Film Music: A History

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Overview

Film Music: A History explains the development of film music by considering large-scale aesthetic trends and structural developments alongside socioeconomic, technological, cultural, and philosophical circumstances.

The book’s four large parts are given over to Music and the "Silent" Film (1894—1927), Music and the Early Sound Film (1895—1933), Music in the "Classical-Style" Hollywood Film (1933—1960), and Film Music in the Post-Classic Period (1958—2008). Whereas most treatments of the subject are simply chronicles of "great film scores" and their composers, this book offers a genuine history of film music in terms of societal changes and technological and economic developments within the film industry. Instead of celebrating film-music masterpieces, it deals—logically and thoroughly—with the complex ‘machine’ whose smooth running allowed those occasional masterpieces to happen and whose periodic adjustments prompted the large-scale twists and turns in film music’s path.

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Product Details

  • ISBN-13: 9780415991995
  • Publisher: Taylor & Francis
  • Publication date: 11/26/2008
  • Edition description: New Edition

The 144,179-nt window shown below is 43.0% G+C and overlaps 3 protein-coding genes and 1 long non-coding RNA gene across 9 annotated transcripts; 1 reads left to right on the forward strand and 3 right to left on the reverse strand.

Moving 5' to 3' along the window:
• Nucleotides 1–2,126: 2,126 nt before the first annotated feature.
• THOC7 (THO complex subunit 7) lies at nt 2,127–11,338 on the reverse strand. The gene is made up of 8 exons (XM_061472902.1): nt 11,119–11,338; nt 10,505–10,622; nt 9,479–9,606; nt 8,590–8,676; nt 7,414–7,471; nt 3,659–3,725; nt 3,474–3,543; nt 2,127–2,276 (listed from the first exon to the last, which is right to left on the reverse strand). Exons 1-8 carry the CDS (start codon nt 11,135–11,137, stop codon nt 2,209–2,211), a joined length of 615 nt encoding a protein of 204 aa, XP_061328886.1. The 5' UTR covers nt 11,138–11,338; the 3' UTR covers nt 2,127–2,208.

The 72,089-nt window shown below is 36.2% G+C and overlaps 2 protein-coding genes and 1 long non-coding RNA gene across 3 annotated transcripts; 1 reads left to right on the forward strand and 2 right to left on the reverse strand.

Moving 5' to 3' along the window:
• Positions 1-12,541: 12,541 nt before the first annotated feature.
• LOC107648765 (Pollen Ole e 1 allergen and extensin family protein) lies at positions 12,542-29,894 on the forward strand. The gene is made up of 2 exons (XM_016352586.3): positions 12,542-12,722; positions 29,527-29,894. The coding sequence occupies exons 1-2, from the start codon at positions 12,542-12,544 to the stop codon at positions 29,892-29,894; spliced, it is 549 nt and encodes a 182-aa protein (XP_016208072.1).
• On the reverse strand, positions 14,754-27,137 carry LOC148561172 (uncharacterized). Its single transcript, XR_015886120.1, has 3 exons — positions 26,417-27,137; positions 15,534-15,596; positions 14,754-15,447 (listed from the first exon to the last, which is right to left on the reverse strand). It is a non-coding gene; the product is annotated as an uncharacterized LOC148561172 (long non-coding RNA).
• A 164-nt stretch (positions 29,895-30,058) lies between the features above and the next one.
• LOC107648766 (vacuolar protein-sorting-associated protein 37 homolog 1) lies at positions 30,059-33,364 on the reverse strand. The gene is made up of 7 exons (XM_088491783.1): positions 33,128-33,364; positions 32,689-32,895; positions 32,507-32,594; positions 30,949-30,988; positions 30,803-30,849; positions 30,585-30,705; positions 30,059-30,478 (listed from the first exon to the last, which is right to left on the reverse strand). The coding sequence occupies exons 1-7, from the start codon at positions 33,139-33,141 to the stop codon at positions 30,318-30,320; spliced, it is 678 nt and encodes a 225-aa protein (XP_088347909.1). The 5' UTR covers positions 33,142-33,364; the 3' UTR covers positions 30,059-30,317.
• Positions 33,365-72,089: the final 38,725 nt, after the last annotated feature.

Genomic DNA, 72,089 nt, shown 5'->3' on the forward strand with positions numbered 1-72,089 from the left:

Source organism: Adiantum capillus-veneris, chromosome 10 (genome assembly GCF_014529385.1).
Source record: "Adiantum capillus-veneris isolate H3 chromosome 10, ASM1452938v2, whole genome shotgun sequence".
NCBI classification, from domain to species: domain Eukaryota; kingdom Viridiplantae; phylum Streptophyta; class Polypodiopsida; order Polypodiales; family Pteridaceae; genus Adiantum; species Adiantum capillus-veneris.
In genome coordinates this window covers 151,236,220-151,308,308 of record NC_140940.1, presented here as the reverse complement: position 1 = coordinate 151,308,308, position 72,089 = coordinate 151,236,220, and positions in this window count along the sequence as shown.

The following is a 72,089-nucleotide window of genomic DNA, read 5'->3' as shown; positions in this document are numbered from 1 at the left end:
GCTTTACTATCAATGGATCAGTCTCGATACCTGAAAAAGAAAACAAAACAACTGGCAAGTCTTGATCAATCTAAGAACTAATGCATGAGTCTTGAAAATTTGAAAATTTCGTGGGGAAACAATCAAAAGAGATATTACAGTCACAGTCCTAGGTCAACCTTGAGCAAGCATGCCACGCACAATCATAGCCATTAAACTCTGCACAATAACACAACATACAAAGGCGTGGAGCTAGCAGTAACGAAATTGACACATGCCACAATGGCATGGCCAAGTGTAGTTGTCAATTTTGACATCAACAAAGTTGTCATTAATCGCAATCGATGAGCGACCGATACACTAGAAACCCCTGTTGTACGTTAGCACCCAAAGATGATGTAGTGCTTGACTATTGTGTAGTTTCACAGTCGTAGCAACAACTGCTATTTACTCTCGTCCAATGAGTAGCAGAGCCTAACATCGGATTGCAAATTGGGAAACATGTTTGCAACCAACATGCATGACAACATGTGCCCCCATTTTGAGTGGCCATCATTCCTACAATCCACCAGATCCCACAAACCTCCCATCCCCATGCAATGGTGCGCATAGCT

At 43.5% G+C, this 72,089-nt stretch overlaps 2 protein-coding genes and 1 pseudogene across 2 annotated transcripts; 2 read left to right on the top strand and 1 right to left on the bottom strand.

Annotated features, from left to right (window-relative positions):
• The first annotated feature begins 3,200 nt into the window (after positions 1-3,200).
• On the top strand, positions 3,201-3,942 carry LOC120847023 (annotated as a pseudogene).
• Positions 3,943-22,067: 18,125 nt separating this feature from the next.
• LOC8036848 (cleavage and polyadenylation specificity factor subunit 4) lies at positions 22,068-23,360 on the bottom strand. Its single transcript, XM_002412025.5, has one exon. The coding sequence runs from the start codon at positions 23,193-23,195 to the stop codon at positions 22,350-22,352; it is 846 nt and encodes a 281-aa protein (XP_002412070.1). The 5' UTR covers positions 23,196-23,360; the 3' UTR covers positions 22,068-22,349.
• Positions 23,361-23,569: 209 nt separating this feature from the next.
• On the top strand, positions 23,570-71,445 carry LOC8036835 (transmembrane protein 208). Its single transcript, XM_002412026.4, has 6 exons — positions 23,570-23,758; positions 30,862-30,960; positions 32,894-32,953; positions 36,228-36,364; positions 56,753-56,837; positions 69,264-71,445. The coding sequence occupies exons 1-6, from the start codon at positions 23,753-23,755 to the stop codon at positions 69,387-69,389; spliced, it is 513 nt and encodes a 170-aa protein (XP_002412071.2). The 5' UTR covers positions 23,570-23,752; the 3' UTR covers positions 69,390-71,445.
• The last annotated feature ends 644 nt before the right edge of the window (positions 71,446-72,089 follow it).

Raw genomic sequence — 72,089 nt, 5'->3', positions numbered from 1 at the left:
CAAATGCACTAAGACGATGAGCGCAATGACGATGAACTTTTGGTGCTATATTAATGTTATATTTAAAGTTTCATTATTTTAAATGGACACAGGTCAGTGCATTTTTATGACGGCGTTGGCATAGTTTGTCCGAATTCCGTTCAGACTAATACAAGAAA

• Pages: 328
  • Sales rank: 1,336,516
  • Product dimensions: 7.00 (w) x 9.90 (h) x 0.70 (d)

Meet the Author

James Wierzbicki is a musicologist who teaches at the University of Michigan and serves as executive editor of the American Musicological Society's Music of the United States of America series of scholarly editions. His current research focuses on twentieth-century music in general and film music and electronic music in particular.

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Table of Contents

Part One: Music and the "Silent" Film (1894–1927)

Chapter One: Origins, 1894–1905

Chapter Two: The Nickelodeon, 1905–1915

Chapter Three: Feature Films, 1915–1927

Part Two: ‘Classic’ Film Music (1927–1950)

Chapter Four: The Coming of Sound (1927–1929)


  1. transition: Edison’s ideas
  2. Early technologies (pre-1927) (Edison, De Forester, etc.)
  3. Anticipations of a great future (Carl Van Vechten, George Antheil, etc.)
  4. Problems of amplification, synchronization
  5. Vitaphone: "Don Juan," "The Jazz Singer," etc.
  6. Other systems and their costs, usefulness, adaptations, etc.
  7. The immediate effect on the industry (cite numbers of installations, but also note persistence of ‘silent’ films in Japan, etc.)
  8. transition: the lines/scene from 1953 "Singin’ in the Rain" ???

Chapter Five: Early Sound Films (1929–1933)


  1. transition: the original "Singin’ in the Rain’
  2. The fad for musicals (cite the numbers)